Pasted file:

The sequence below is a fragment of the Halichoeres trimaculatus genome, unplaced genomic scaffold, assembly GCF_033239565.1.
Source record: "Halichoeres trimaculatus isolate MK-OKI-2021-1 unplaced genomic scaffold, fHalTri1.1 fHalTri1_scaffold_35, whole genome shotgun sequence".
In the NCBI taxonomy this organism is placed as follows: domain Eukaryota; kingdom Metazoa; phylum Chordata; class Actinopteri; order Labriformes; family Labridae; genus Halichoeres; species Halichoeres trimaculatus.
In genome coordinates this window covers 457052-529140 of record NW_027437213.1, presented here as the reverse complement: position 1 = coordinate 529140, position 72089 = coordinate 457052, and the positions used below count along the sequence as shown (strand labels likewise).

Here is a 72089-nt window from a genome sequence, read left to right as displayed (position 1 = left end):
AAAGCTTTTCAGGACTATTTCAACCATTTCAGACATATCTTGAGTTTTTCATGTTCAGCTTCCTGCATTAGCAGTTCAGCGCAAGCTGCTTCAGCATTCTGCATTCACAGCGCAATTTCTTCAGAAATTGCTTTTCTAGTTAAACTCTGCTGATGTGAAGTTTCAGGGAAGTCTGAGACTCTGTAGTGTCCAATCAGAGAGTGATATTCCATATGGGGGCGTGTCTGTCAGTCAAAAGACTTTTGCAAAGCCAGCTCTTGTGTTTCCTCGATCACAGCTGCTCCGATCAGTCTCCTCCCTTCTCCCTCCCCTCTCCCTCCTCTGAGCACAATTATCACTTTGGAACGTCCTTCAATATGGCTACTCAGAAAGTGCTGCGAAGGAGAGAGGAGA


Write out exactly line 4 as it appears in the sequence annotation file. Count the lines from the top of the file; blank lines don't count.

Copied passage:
In genome coordinates this window covers 457052-529140 of record NW_027437213.1, presented here as the reverse complement: position 1 = coordinate 529140, position 72089 = coordinate 457052, and the positions used below count along the sequence as shown (strand labels likewise).